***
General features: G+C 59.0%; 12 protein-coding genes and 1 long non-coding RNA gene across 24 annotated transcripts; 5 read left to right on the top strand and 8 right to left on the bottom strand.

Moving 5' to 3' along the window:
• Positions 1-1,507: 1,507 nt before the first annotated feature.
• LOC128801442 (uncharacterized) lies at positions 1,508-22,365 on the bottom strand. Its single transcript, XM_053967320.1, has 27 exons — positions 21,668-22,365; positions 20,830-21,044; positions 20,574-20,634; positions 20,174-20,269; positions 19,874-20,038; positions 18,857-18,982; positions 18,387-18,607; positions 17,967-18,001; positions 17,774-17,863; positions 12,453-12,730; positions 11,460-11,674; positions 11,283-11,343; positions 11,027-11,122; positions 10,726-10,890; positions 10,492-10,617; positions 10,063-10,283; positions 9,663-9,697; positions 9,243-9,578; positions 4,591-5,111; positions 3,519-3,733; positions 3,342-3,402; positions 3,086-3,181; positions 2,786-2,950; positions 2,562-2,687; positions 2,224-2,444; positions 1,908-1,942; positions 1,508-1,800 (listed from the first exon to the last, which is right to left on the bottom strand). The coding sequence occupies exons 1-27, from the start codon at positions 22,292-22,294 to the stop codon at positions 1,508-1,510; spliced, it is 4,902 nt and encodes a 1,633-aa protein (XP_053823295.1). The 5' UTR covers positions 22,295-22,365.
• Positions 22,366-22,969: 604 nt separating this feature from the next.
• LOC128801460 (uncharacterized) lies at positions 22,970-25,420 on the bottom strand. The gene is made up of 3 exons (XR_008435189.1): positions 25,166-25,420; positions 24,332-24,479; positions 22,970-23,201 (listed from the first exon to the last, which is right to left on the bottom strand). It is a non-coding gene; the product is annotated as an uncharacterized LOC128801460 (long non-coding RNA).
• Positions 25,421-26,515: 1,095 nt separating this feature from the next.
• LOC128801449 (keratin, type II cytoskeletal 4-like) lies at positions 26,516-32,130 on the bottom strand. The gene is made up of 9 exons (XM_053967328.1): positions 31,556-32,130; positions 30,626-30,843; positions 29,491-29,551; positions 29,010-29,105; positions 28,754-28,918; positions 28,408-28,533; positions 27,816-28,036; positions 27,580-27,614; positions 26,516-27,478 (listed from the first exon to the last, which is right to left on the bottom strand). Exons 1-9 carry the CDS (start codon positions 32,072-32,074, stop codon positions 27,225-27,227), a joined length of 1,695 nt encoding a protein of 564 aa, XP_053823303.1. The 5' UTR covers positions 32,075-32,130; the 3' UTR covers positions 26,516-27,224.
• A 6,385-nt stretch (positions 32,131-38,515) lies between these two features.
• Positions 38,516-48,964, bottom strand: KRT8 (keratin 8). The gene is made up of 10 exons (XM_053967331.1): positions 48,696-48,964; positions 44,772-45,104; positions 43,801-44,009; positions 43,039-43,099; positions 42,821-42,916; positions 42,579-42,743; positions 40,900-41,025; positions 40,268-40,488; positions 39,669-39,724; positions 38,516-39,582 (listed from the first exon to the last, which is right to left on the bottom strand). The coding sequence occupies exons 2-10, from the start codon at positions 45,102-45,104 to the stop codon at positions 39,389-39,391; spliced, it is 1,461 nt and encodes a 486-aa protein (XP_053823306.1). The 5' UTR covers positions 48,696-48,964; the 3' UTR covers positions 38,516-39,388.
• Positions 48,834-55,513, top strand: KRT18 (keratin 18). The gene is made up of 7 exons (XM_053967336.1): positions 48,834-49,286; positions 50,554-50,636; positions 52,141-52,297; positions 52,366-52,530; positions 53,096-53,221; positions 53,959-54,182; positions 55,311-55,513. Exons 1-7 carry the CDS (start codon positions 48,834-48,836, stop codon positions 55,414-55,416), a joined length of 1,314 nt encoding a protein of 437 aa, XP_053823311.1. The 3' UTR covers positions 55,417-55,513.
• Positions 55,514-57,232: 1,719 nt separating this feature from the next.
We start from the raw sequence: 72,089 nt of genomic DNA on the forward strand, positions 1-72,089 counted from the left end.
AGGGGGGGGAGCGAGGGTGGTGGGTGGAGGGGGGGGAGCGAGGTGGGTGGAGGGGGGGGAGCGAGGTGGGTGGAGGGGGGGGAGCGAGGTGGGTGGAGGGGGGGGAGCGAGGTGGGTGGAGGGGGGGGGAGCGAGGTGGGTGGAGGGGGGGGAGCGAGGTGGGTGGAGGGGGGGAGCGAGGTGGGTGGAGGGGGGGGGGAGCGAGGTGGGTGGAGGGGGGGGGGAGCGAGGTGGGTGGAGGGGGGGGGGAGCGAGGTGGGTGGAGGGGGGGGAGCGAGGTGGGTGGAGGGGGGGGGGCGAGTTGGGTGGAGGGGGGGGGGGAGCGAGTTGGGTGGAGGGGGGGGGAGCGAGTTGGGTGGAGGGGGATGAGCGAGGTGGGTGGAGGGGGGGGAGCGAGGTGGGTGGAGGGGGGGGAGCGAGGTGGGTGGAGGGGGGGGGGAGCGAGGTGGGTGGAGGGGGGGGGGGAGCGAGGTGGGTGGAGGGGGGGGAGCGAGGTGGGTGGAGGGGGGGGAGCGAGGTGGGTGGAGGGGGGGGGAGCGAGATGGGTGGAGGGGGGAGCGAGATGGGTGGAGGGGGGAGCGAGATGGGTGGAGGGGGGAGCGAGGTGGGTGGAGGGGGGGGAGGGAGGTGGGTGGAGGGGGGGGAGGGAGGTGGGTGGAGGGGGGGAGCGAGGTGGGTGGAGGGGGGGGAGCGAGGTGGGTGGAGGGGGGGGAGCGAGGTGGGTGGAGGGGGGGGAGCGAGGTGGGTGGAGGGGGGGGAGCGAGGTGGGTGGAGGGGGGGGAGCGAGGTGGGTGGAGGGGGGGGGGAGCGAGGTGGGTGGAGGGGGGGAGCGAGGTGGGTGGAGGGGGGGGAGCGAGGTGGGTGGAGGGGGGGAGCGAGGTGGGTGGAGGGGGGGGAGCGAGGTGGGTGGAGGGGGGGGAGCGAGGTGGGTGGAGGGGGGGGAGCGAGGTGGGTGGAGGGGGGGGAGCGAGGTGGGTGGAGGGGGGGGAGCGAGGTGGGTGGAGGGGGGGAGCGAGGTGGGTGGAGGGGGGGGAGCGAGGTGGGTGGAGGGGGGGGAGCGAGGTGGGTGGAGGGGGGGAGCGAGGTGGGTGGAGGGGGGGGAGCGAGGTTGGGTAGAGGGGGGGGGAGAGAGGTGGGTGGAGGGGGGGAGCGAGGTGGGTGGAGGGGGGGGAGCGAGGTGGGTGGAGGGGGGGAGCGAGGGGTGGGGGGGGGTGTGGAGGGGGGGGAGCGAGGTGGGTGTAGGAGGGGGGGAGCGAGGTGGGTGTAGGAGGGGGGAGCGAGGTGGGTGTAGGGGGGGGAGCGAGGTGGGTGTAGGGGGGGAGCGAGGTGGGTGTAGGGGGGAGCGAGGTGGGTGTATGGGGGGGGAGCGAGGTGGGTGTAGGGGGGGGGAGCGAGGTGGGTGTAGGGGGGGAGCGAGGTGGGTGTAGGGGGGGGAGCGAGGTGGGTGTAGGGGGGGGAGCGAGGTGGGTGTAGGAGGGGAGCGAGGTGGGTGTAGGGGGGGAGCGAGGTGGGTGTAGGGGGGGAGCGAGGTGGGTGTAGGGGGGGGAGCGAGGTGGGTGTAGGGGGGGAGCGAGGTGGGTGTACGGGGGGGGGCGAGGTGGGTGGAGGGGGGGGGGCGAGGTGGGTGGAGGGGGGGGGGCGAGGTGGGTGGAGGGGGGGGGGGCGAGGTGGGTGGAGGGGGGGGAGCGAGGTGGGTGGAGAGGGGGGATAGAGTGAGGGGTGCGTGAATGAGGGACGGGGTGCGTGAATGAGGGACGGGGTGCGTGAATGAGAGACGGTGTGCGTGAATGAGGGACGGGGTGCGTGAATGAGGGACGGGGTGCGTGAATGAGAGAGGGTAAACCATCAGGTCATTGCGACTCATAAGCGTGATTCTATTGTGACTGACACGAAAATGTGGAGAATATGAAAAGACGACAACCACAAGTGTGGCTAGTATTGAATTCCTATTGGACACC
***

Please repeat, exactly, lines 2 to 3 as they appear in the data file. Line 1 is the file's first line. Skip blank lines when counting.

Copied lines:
Moving 5' to 3' along the window:
• Positions 1-1,507: 1,507 nt before the first annotated feature.